WASHINGTON-The credit union lobby urged Congress last week to get the new Consumer Financial Protection Bureau to ease off credit unions and focus its attention on unregulated entities and big banks.

In testimony on Capitol Hill, the president of Ohio's Wright-Patt CU urged lawmakers to use provisions included in the Dodd-Frank Act to exempt credit unions and banks from a growing number of regulatory initiatives the new consumer agency is planning, particularly an unfurling array of mortgage rules. "We believe the Bureau has more authority than it has been exercising to extend relief to credit unions and others from certain compliance responsibilities," Doug Fecher, head the $2.5-billion credit union, told the House Oversight Committee during last week's hearing on the new consumer bureau.

"It is important that Congress aggressively urge the Bureau to utilize the exemption clause so that the weight of compounding regulations that are intended for abusers and the largest of financial institutions do not overburden credit unions and other smaller financial institutions," said Fecher, who was representing CUNA at last week's hearing.

The CU lobby, which opposed creation of the new consumer agency to begin with, has stepped up its efforts for an exclusion from a variety of new regulations on mortgages, credit cards and on remittances.

NAFCU urged the lawmakers to see that the regulators do a strong cost-benefit analysis of potential regulations and to review and streamline regulations where possible.

Last week's session follows a May hearing where two credit union executives also urged exemptions for credit unions from new CFPB regulations.

"Credit unions face a crisis of creeping complexity with respect to regulatory burden," said Wright-Patt's Fecher. "It is not just one new law or revised regulation that challenges credit unions, but the cumulative effect of all regulatory changes."

"The frequency with which new and revised regulations have been promulgated in recent years and the complexity of these requirements is staggering. Since 2008, we estimate that credit unions have been subjected to in excess of 120 regulatory changes from at least 15 different federal agencies," he testified.

He noted that part of the Dodd-Frank bill gives the new consumer agency the authority to "exempt any class of provider from its rulemaking." "We believe the Bureau has more authority than it has been exercising to extend relief to credit unions and others from certain compliance responsibilities," he said. "We encourage Congress to urge that the Bureau exercise its authority as broadly as possible to protect credit unions from burdensome overregulation, which ultimately impacts consumers."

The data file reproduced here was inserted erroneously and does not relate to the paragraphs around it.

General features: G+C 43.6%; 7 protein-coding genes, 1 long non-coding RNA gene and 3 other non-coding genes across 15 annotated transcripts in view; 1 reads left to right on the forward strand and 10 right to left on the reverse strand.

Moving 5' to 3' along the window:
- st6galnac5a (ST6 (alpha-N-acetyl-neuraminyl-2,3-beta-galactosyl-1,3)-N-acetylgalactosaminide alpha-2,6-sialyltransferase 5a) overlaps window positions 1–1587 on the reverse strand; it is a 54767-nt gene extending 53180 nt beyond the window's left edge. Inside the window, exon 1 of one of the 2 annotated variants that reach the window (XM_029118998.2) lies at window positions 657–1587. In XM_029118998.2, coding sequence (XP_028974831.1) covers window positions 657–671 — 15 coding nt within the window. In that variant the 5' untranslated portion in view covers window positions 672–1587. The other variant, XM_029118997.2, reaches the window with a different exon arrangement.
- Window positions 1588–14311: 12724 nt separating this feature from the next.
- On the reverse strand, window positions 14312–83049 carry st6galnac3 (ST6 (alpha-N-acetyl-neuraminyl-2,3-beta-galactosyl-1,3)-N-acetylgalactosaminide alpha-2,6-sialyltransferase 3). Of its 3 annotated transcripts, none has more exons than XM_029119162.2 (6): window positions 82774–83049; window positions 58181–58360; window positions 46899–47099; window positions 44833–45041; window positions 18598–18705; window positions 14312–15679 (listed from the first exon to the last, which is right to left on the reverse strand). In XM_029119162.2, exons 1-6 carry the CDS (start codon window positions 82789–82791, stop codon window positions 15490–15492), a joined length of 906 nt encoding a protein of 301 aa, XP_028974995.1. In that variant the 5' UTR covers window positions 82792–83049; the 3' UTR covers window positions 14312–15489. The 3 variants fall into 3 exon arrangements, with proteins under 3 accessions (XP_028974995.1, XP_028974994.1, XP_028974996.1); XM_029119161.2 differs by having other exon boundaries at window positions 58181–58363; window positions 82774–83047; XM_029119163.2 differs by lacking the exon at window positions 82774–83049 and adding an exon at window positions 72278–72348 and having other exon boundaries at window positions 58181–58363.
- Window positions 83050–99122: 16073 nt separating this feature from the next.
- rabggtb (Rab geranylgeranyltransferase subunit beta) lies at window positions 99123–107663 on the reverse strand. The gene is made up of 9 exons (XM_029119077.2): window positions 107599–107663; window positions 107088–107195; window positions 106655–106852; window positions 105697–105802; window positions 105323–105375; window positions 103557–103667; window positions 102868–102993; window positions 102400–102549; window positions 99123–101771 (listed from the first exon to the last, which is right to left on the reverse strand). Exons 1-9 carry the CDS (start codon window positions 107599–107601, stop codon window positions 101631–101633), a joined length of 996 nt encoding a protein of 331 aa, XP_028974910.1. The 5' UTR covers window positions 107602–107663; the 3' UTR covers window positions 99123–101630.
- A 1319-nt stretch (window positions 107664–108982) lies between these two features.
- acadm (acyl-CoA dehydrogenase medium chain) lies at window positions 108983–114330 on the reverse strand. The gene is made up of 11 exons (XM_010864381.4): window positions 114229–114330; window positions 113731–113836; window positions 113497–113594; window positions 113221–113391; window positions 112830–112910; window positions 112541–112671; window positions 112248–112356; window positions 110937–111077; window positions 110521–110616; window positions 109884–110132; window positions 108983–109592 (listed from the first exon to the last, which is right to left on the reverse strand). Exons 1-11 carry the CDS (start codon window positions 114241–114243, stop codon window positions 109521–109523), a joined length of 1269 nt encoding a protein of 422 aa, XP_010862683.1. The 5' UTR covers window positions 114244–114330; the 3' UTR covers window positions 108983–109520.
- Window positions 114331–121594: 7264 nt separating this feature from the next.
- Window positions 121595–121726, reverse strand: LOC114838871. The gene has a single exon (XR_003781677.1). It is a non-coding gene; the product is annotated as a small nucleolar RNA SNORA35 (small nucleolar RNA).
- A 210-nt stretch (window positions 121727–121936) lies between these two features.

ALEXANDRIA, Va.-The NCUA Board last week extended the 18% loan interest rate ceiling for loans provided by federal credit unions.

NCUA is the only financial institution regulatory agency that sets an interest rate cap. The board also proposed a rule that would allow ether NCUA or a state supervisory authority to declare a federally insured, state-chartered credit union to be in a "troubled condition." This is aimed at enhancing NCUA's ability to identify a troubled credit union and better protect the National CU Share Insurance Fund from losses.

It also proposed a rule that would require federally insured credit unions to have in place certain contingency plans if emergency liquidity is needed.

Federally insured credit unions with less than $10 million in assets would be required to maintain a basic written policy that provides a board-approved framework for managing liquidity and a list of contingent liquidity sources it can utilize. Those with assets of $10 million or more would be required to have a contingency funding plan that clearly sets out strategies for addressing liquidity short falls; and federally insured credit unions with assets of $100 million or more would be required to have access to a backup federal liquidity source.


RICHARDSON, Texas-Texans CU, the one-time $2-billion credit union run under NCUA conservatorship for the past year, reported an $11.7 million net for the first six months of 2012, as NCUA was able to slash its provision for loan losses by 93%, to just $1.3 million.

The first half net compares to a loss of $11.7 million for the first half of 2011, NCUA reported recently.

The Texas giant, which ran aground on a troubled portfolio of bad member business loans around the country, reported a staggering $225 million in losses from 2008 through 2011 and is only operating because of a $60 million emergency NCUA loan through the National CU Share Insurance Fund.

At mid-year its assets had declined to $1.4 billion.


WASHINGTON-Regulators closed two small banks in Georgia and one each in Florida, Kansas and Illinois, making 38 bank failures so far in 2012.

The FDIC seized $120 million Georgia Trust Bank in Buford, Ga.; $230 million First Cherokee State Bank in Woodstock, Ga.; $87 million Royal Palm Bank of Florida in Naples, Fla.; $110 million Heartland Bank in Leawood, Kan.; and $175 million Second Federal Savings and Loan Association of Chicago.

This year's bank failures are down from 58 at the same time last year.

There have been 14 credit union failures so far this year.

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